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At the Berlin Film Festival, Reconsidering the Power of Doubt

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Doubt gets a bad rap. Doubt is fussy and forgetful, whereas certainty strides around, all action and achievement. As a film critic, swift, declarative certainty is a quality I’ve learned to aspire to. And at times, to fake.

But this year’s Berlin International Film Festival, which runs through Sunday, has been buffeted outside and in by political turbulence and organizational shake-ups. And so perhaps because the event itself is experiencing such uncertain times, the films made me reconsider — actually, doubt — my dismissive stance on doubt.

Doubt is etched on Cillian Murphy’s hollow, striking features in Tim Mielants’s grave and moving “Small Things Like These,” which opened the festival last week. Based on a novella by Claire Keegan — whose “The Quiet Girl” was adapted into an Oscar-nominated feature in 2022 — the film is set in 1985 in the town of New Ross, Ireland, which is home to one of the Magdalene laundries, the infamously abusive church-run institutions to which pregnant, unwed women and girls were sent in shame to have their babies, who were then taken from them. In this case, the chief perpetrator of the abuse is Sister Mary (a frostbitten Emily Watson), who has clearly never had a doubt in her life. But the movie is really about Murphy’s quietly anguished coal deliveryman, Bill, and his deepening crisis of conscience.

It takes considerable bravery for Bill to go against the unspoken rules of a community conspiring in silence. But as a man and a family patriarch, it is an avenue available to him. In Maryam Moghadam and Behtash Sanaeeha’s sweet and funny “My Favourite Cake,” the options are different for the Tehran-based widow Mahin (Lily Farhadpour), even if her spirit, too, is chafing against an oppressive religious social order. Her instantaneous love connection with a similarly lonely taxi driver challenges Iranian conventions in this glowingly performed rom-com that turns unnecessarily dark late on, when Mahin is punished for the act of gentle rebellion that the movie otherwise celebrates.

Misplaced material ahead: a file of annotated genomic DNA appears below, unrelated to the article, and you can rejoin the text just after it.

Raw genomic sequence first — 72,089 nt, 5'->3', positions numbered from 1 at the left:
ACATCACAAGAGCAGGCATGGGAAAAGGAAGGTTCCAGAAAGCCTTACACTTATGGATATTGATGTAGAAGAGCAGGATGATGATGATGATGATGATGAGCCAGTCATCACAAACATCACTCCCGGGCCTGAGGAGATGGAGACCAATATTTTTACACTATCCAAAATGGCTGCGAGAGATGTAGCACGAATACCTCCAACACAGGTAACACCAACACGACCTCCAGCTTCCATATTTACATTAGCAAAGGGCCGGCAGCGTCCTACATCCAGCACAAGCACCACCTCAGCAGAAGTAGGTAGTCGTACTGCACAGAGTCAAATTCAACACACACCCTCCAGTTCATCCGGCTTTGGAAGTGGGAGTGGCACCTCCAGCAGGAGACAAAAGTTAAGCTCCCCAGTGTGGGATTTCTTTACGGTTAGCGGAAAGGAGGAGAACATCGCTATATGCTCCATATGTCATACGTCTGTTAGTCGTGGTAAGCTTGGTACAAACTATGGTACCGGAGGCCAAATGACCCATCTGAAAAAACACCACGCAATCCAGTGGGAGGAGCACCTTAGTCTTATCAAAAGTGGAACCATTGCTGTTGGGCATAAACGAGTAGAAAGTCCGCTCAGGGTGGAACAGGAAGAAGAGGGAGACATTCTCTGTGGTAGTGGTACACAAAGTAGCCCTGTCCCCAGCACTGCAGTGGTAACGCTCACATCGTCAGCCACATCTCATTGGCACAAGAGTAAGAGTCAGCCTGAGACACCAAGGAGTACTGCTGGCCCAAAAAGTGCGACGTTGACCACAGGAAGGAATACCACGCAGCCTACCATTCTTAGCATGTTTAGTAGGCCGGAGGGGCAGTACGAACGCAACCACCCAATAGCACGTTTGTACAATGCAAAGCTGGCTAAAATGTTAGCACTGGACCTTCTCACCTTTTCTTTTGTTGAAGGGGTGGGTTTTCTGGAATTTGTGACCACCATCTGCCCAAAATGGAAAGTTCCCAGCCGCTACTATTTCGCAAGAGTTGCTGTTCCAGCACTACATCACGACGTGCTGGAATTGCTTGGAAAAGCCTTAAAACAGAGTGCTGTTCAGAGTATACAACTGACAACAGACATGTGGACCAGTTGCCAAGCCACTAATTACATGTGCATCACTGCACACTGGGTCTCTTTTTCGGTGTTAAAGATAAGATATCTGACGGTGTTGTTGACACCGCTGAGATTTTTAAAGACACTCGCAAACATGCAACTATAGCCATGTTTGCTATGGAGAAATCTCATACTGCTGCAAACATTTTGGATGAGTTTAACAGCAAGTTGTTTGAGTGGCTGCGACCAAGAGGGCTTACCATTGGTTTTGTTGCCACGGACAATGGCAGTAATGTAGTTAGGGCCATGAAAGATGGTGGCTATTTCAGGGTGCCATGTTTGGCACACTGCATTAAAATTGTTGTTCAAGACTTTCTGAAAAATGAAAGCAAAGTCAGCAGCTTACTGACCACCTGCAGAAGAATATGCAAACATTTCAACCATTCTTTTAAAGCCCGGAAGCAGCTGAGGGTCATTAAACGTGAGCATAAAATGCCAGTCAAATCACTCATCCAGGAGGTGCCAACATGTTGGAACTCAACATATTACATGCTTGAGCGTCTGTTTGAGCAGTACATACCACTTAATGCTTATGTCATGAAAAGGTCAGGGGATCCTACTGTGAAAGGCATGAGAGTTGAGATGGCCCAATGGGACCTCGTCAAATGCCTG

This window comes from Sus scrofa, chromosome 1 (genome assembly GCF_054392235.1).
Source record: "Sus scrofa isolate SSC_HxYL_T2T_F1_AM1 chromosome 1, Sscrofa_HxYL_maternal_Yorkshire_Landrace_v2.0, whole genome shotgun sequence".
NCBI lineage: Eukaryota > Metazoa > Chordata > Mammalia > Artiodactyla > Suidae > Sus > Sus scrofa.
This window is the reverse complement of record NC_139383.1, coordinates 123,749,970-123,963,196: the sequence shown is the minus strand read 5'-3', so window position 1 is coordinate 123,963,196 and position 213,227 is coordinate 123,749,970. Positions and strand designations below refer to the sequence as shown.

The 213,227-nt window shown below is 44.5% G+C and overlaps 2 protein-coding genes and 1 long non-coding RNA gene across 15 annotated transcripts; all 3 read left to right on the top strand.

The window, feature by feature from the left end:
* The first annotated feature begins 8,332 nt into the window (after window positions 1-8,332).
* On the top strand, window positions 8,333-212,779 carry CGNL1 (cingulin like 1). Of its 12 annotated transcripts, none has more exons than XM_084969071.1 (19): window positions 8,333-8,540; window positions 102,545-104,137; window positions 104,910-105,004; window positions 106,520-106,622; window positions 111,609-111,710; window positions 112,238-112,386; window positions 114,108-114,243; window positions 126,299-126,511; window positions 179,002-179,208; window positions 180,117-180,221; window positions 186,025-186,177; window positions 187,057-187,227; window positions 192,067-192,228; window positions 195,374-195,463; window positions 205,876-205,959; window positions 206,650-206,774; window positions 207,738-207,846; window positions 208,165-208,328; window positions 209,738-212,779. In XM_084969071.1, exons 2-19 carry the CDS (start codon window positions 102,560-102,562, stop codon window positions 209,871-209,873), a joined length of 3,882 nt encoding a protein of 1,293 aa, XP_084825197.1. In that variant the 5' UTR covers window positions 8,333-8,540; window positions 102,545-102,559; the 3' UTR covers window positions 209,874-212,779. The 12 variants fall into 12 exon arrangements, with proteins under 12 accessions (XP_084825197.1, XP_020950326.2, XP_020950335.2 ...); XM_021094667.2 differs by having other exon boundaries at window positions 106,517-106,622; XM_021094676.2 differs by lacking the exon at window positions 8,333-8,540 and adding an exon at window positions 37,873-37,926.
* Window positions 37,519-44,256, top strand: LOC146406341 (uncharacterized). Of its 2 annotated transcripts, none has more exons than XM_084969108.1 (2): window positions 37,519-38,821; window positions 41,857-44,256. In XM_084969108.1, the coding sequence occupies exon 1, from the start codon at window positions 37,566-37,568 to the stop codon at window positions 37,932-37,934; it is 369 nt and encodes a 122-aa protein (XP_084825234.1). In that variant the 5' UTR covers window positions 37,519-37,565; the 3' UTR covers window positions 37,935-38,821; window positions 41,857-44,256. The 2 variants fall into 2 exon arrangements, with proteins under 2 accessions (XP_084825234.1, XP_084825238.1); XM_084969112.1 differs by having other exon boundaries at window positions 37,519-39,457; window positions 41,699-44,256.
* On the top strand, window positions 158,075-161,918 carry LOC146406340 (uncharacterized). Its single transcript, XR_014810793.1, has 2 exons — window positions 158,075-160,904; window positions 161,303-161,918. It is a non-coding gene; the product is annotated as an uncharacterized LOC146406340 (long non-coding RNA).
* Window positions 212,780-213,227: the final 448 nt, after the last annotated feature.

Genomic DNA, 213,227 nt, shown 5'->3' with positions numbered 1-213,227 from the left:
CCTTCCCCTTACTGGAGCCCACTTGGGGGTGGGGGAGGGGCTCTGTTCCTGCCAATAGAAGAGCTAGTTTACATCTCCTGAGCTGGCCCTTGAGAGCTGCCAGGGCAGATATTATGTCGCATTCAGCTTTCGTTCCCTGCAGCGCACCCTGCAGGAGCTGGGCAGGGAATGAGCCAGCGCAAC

For a more satisfying, if low-key, depiction of lonely social outcasts finding a spark of solace in each other, there is the Japanese director Sho Miyake’s lovely “All The Long Nights.” Mone Kamishiraishi plays Misa, whose debilitating, personality-altering PMS makes adhering to Japan’s rigid codes of politeness mortifyingly difficult. But the friendship she strikes up with a co-worker who is plagued with panic attacks becomes a source of mutual support: It will likely be one of the most touching platonic relationships of the moviegoing year.

Fellow feeling is nowhere to be found for the newly married Agnes (a riveting Anja Plaschg) in the staggeringly bleak “The Devil’s Bath,” which is set in rural Austria in 1750 and based on historical records of a horrifying phenomenon in which hundreds of people committed devastating, execution-worthy crimes to get around the church’s injunction against suicide. It is another excoriating vision of religious hypocrisy, especially as it pertains to the control and oppression of women — yet however despairing all the piety and murder, prayer and madness might be, the exquisite filmmaking, from the “Goodnight Mommy” co-directors Veronika Franz and Severin Fiala, casts an unshakably hypnotic spell.

Much of that power derives from Martin Gschlacht’s beautiful, earthy photography. Shots of mud oozing with blood and swollen fish dying slowly in tubs of filmy lake water evoke fundamental questions about our interactions with the natural world. This rural fishing community may be governed by God, but its days are spent in harsh communion with the natural world.